Newsome next accuses the State and the Circuit Court of convicting him in violation of due process. Id. at 5-6, 16. First, Newsome asserts that Defendants District Attorney Joel Smith, Grand Jury Foreperson Kim Reinike, and Circuit Court Clerk Connie Ladner improperly indicted him because the indictment was filed outside the grand jury's term. Id. at 16-18. Newsome contends that Detective Birmingham “[a]lso sign[ed] off on improper indictment.” Id. at 18. It is not clear if Birmingham is accused of presenting the alleged falsified statements to the grand jury or to the trial jury. Id. Next, Newsome claims the trial jury was biased because some jurors had served on other criminal cases when the “D.A. office wanted guilty verdicts.” Id. at 21. Newsome further alleges that Defendant Assistant District Attorney Christopher D. Carter spoke with Defendant witnesses Richard Allen Tobey, Terry Tolar, Jasamine Sales, and Wiberth Cardona and either “cohersed [sic], ” or conspired with them to provide false trial testimony. Id. at 17-19.

         Newsome next alleges that Defendant Judges Melvin Ray and Louise Ladner failed to correct alleged discovery violations and that Judge Ladner was aware “the date on initial appearance was change[d] and she failed to correct it.” Id. at 20, 24. The actual trial judge, Defendant Judge Roger Clark, is accused of allowing misconduct by Plaintiff's criminal trial counsel, preventing “group voir dire” (which allegedly prohibited the selection of an impartial jury), and issuing an illegal sentence. Id. at 17. Newsome claims the Circuit Court had no personal jurisdiction over him, rendering his conviction and sentence void, id. at 21, and that the allegedly void conviction and sentence rendered his detention in the County Detention Center illegal, id.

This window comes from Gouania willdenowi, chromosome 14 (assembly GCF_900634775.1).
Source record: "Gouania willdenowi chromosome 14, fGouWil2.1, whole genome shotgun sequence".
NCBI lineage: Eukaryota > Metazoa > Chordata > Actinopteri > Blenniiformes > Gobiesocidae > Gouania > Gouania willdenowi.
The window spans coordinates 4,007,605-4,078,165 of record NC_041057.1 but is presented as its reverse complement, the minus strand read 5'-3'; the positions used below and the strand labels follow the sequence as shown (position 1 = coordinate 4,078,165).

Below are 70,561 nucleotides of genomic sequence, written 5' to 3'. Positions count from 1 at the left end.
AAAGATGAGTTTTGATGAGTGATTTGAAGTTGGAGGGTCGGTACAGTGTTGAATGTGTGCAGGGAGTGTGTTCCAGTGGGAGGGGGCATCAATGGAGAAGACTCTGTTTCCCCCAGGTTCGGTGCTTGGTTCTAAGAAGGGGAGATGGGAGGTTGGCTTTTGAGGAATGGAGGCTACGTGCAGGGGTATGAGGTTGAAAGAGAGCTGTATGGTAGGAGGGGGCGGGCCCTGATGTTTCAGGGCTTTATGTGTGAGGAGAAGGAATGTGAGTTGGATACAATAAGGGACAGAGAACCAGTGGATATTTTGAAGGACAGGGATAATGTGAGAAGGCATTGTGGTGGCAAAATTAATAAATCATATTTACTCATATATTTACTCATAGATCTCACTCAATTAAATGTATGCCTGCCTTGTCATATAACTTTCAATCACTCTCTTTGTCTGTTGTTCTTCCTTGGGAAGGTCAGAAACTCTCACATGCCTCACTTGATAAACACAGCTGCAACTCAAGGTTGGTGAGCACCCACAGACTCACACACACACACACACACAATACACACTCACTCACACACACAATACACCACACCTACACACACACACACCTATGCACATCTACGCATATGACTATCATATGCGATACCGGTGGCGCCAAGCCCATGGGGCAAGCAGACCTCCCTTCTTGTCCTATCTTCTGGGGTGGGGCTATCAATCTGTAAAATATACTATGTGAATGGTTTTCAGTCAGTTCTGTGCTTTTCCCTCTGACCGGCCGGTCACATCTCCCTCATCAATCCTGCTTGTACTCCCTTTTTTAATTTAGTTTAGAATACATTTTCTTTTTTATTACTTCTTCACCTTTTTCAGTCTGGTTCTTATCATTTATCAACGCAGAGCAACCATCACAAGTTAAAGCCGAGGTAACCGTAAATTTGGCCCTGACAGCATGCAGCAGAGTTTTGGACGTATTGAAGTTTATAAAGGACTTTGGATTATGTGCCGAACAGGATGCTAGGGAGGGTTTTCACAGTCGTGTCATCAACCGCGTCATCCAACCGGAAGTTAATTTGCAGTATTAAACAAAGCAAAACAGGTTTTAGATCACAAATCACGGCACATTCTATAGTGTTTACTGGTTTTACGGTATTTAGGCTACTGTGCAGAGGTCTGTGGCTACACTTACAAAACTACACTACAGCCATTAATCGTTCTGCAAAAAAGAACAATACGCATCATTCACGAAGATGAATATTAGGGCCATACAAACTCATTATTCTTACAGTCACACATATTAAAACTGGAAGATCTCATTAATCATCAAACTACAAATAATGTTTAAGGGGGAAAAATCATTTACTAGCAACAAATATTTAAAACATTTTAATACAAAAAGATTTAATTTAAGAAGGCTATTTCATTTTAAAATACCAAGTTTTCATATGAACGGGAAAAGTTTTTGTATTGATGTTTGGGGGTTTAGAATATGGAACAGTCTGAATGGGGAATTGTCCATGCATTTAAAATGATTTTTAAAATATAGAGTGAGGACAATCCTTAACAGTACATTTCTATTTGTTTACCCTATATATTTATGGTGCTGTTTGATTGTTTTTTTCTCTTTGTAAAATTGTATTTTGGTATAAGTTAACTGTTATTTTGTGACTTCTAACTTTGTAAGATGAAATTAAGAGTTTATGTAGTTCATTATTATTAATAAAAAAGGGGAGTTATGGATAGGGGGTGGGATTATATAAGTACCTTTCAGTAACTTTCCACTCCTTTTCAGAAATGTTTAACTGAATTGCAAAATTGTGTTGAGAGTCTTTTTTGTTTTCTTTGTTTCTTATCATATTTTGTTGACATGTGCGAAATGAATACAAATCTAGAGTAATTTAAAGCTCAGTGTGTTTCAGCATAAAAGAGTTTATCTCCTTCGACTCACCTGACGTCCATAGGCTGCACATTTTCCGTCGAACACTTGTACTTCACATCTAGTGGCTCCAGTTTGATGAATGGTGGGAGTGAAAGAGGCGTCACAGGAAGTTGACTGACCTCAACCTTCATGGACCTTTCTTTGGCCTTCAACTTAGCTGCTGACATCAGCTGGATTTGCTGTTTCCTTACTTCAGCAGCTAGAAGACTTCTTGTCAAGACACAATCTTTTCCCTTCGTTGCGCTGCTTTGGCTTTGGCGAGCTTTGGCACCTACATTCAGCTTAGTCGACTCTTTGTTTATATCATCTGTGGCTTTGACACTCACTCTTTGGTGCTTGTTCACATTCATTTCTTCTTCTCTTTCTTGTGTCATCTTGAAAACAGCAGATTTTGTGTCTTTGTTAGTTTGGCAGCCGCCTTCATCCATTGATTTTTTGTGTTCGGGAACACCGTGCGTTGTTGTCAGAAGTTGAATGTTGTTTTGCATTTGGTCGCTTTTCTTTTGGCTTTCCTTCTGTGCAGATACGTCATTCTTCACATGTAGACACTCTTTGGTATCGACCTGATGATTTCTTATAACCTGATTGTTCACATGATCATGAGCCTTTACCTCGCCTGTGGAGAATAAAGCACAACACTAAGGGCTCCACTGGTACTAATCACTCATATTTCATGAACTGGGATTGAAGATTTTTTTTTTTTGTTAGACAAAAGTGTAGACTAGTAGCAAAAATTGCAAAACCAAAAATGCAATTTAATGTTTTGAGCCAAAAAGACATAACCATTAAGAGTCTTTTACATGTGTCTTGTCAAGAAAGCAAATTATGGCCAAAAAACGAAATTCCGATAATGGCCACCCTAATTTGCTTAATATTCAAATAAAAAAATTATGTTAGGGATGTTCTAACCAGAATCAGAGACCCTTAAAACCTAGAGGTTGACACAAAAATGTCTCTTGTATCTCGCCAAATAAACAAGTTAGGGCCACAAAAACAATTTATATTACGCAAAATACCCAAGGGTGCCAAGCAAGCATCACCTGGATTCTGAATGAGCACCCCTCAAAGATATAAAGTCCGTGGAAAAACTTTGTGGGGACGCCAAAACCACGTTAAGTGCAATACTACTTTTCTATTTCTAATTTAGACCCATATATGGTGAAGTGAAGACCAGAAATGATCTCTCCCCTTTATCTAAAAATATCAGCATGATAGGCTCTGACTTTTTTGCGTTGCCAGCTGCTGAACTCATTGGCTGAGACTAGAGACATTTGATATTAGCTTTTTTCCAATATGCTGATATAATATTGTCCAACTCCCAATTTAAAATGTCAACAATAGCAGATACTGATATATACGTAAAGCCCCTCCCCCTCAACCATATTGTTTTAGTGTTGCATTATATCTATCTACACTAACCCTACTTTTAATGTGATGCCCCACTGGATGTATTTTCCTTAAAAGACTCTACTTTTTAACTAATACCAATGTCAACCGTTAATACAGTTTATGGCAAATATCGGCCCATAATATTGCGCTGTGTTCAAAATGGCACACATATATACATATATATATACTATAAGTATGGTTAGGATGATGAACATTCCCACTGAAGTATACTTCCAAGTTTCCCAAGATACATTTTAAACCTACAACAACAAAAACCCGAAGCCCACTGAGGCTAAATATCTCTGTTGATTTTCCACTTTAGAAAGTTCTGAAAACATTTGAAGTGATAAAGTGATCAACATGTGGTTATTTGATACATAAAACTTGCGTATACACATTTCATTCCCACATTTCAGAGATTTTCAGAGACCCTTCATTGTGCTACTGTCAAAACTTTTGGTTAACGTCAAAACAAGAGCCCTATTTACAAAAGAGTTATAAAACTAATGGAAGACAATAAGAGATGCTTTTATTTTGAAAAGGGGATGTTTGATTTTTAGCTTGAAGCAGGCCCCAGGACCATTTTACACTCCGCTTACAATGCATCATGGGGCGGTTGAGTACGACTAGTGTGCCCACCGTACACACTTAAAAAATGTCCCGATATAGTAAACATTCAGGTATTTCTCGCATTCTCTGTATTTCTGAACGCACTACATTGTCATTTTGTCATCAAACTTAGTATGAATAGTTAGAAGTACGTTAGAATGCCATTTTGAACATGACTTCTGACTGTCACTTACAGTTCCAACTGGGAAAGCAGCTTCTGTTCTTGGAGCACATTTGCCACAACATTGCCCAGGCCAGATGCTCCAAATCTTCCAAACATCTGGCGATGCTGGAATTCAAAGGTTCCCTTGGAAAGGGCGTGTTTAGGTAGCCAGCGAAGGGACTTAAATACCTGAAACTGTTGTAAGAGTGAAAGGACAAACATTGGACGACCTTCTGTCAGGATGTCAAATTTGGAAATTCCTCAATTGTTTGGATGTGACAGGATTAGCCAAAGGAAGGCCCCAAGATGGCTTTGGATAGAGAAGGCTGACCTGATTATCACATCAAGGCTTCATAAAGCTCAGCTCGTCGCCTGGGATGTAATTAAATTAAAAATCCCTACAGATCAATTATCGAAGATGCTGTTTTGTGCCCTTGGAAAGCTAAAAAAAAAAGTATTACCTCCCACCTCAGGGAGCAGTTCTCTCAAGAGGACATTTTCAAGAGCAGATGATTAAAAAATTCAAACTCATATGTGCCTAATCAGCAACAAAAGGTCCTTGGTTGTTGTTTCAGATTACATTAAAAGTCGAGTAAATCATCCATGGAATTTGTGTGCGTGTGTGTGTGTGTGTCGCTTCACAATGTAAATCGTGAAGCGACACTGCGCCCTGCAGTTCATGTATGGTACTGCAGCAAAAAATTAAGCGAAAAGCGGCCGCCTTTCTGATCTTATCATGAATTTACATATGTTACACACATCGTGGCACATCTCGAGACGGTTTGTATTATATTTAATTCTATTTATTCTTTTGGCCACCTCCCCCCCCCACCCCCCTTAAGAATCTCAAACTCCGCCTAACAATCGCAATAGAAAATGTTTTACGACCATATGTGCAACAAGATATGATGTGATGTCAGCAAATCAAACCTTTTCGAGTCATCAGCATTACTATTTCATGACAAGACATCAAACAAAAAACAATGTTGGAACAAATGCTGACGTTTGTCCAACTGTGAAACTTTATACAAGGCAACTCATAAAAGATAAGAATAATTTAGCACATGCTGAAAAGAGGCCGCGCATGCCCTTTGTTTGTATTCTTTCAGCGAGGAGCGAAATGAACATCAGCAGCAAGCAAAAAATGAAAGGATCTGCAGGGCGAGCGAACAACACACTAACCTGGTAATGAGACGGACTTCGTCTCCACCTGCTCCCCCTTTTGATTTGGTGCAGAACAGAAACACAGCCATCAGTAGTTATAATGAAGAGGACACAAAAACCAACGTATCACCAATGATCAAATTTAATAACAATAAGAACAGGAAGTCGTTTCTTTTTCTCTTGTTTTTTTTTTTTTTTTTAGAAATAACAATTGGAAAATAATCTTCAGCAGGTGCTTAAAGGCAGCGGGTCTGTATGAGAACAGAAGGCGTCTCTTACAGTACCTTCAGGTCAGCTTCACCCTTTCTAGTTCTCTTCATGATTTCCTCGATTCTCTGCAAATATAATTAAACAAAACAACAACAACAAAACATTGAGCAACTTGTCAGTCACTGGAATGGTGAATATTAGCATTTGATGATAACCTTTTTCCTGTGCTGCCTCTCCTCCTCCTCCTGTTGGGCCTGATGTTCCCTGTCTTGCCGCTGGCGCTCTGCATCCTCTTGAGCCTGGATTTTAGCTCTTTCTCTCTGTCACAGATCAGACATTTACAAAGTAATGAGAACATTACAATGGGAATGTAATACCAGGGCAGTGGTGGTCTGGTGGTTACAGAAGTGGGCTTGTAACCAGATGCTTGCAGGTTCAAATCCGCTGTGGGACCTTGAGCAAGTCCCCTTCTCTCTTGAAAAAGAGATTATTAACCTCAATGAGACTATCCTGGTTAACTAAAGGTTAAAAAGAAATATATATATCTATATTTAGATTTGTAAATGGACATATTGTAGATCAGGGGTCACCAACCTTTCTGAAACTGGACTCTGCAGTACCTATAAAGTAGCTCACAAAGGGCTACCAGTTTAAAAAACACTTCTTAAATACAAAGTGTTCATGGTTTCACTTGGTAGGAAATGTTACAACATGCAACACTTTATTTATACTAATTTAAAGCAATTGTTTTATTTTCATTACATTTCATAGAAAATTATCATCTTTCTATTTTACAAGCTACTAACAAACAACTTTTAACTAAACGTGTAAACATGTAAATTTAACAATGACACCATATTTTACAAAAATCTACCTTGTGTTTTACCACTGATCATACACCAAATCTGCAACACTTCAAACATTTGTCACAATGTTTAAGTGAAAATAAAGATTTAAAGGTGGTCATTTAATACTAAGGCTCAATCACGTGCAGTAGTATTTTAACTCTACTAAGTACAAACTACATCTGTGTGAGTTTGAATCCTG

Newsome also accuses employees of the Public Defender's office of causing his alleged illegal conviction. Specifically, Newsome alleges that Defendant attorney Geoffery Germany represented him at the preliminary hearing and failed to object to the indictment, id. at 20, and that his criminal trial attorney, Defendant Theressia A. Lyons, conspired with Carter to admit evidence of prior bad acts, id. at 17. Lyons is also accused of revealing privileged information to Detective Birmingham, which Newsome maintains prevented him from taking the witness stand in his own defense. Id. at 18. Lyons also purportedly failed to object to the dismissal of a prospective juror, to the prosecutor's alleged insult about Newsome, and to the lack of group voir dire. Id. at 18, 20. Finally, Lyons is accused of implicating Newsome's guilt in a post-judgment motion. Id. at 18.